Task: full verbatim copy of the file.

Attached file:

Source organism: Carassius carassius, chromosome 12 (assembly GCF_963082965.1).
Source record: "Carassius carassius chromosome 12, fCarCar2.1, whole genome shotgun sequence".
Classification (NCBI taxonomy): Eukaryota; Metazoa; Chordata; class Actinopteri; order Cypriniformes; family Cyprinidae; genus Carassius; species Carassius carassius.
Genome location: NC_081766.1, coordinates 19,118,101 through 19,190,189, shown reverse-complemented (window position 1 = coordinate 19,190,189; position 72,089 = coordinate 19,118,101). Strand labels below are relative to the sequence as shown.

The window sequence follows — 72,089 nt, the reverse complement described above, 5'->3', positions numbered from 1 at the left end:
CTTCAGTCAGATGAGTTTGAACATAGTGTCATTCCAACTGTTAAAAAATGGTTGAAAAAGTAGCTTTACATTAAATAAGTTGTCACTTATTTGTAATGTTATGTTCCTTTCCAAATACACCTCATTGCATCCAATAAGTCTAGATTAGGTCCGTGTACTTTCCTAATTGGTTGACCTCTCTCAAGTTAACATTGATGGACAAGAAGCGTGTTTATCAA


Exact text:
Source organism: Carassius carassius, chromosome 12 (assembly GCF_963082965.1).
Source record: "Carassius carassius chromosome 12, fCarCar2.1, whole genome shotgun sequence".
Classification (NCBI taxonomy): Eukaryota; Metazoa; Chordata; class Actinopteri; order Cypriniformes; family Cyprinidae; genus Carassius; species Carassius carassius.
Genome location: NC_081766.1, coordinates 19,118,101 through 19,190,189, shown reverse-complemented (window position 1 = coordinate 19,190,189; position 72,089 = coordinate 19,118,101). Strand labels below are relative to the sequence as shown.

The window sequence follows — 72,089 nt, the reverse complement described above, 5'->3', positions numbered from 1 at the left end:
CTTCAGTCAGATGAGTTTGAACATAGTGTCATTCCAACTGTTAAAAAATGGTTGAAAAAGTAGCTTTACATTAAATAAGTTGTCACTTATTTGTAATGTTATGTTCCTTTCCAAATACACCTCATTGCATCCAATAAGTCTAGATTAGGTCCGTGTACTTTCCTAATTGGTTGACCTCTCTCAAGTTAACATTGATGGACAAGAAGCGTGTTTATCAA